Alas I didn’t have time to chat with Oswaldo. He hailed me just as I was dashing to the car. Sad that I didn’t have time to tarry – I needed to get to the paint shop in Camden before it shut – but I did want to tell him that the mint he gave me was a success. Anyone can grow mint I know; but it is so lush and bushy next to the rhubarb leaves. And once the rhubarb has gone over around now, it does leave a rather forlorn gap among the potatoes. So let it romp away I say. At least it is easy to pull out.

The main task of the day before the great 2007 pea harvest was to cut the grass. Strimming duty. My little petrol motor was put to good use as I did not only my paths (about an hour’s work) but Rino’s and the derelict plot on the way to the car park as well. An Italian friend of Rino’s has taken over the plot that really is a blight on the landscape between Mick’s manicured lawn and my own almost neat one. But Rino did warn me that the Italian gentleman isn’t a very robust man, and probably will wait for winter before he starts. Waist high weeds and lots of bindweed. I could see that nobody was going to cut it. Inertia being the order of the day when it comes to other people’s plots. That and grumbling. So I decided to wade in and start.

Actually I just think of it as making up for my shocking neglect of paths last year. Mine, I recall, were in a similar state until we hired a huge industrial strimmer and spent a day beating back the weeds. So lots of accumulated brownie points for a few hours work. No blisters, but an aching back.

Other delights (once I stopped sneezing after disturbing and distributing all that grass seed and pollen) was to tie in the roses that are growing by the shed. These are my ones that came from the roof terrace in Primrose Hill. Madame Alfred Carrière. Chosen after much perusal and agonising from the David Austin Rose catalogue a few years back. (I’m perusing again for the new garden in France.) They are putting on plenty of growth, and may even produce flowers once the verticals reach the roof and start to become horizontals. No sign of any lilies yet. I seem to recall they are August croppers (when we are away) but at least there are no lily beetles on them right now. Four pots of tall growth, I just have to hope the rain keeps up in the next two weeks or they will get parched. Similar wishes for the artichoke seedlings and Australian plants. I have asked Sotaris to take a look at them while I’m away (he volunteered) but I just don’t know if he will.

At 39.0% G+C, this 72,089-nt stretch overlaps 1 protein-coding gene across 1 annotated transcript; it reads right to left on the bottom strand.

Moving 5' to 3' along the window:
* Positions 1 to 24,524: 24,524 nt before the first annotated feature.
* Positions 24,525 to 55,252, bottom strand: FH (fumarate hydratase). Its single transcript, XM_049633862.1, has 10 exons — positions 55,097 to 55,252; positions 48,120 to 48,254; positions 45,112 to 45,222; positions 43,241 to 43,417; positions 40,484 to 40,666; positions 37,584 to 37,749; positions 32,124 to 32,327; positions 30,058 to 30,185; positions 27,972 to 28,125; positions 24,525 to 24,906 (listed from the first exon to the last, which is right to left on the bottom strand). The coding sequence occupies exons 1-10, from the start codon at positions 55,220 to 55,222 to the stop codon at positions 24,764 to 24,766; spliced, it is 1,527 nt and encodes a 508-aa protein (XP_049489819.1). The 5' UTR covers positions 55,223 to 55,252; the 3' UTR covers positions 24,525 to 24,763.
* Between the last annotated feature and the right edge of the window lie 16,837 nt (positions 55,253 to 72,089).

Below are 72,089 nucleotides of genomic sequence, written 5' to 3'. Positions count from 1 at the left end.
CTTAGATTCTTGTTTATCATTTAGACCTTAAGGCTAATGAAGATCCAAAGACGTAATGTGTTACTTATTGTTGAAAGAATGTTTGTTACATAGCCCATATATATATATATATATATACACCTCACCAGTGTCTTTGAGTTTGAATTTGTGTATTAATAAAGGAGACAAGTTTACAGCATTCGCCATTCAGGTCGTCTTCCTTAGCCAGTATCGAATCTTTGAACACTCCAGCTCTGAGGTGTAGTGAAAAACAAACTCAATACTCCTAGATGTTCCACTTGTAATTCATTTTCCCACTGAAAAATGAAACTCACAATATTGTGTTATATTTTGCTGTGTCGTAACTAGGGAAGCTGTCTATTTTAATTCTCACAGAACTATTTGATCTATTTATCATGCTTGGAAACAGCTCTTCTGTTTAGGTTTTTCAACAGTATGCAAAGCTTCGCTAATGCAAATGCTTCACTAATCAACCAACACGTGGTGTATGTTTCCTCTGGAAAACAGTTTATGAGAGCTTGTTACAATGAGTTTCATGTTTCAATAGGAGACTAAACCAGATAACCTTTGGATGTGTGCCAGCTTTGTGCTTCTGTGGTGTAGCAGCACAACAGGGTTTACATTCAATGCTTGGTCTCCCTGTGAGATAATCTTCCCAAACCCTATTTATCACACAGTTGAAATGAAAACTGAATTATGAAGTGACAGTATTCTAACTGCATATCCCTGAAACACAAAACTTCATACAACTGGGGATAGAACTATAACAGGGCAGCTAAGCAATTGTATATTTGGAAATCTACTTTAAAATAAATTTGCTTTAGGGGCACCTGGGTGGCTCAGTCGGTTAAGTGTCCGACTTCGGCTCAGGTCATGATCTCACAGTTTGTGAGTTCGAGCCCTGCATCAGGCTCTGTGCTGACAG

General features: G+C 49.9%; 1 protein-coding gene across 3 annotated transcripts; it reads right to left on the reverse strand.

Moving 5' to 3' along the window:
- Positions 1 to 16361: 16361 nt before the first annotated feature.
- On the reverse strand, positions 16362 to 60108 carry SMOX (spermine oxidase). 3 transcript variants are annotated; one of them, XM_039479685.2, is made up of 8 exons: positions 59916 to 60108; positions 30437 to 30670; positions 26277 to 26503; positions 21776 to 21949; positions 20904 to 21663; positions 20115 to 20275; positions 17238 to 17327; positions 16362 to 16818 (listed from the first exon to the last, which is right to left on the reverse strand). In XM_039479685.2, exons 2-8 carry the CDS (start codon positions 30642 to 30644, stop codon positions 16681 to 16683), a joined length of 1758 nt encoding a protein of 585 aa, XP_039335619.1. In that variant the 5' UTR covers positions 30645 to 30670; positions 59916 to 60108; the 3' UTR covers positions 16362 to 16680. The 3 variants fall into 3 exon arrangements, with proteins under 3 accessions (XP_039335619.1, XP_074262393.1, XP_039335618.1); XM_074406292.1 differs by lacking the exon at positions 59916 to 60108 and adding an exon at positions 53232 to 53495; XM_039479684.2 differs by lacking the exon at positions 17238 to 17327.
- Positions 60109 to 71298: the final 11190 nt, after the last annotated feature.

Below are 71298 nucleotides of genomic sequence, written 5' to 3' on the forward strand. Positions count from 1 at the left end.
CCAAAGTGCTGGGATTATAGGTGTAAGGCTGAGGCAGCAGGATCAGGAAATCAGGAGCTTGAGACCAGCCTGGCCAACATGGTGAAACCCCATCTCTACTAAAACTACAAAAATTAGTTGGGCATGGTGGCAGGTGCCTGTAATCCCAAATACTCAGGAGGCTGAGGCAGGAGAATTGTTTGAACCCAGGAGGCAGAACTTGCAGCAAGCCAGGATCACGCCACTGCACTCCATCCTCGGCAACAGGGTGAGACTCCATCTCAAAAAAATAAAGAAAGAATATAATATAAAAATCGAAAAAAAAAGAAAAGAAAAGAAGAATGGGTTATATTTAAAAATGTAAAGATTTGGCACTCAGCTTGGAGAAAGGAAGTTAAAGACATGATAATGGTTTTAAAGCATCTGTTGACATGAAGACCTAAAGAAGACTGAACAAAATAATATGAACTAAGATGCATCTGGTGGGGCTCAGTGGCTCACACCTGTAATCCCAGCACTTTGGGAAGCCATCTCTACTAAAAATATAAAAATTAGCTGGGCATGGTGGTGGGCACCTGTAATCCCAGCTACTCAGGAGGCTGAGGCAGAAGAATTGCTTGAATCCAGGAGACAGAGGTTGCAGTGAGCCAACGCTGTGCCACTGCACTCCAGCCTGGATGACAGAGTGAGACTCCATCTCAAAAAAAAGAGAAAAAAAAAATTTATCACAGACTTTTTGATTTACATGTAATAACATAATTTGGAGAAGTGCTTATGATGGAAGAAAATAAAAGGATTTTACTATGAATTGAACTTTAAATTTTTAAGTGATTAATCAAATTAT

The first tomato of the year has appeared on one of the cordons. A small cherry tomato of the yellowish blush. I’m afraid I didn’t take it home to proudly show off and mark up as a milestone in the allotment gardening calendar. I just stuck it in my mouth and chomped down with a swift chew. Delicious.

The lemon verbena shrub doesn’t seem to loathe its new position. It is putting on enough bushy growth to enable me to pluck a bunch of leaves each time I shut up the door for the last time each day. They dry in no time, and go straight into their tea infusion bags at home.

I was actually a bit reluctant to leave. I had tidied the interior of the shed (rain squall just after the pea picking) and the crops are all at that interesting and fruitful stage. It could be neater. There could be less weeds on the path. But it isn’t at all bad. And as I also harvested my body weight in Charlottes and red Duke of York potatoes you could call it a success.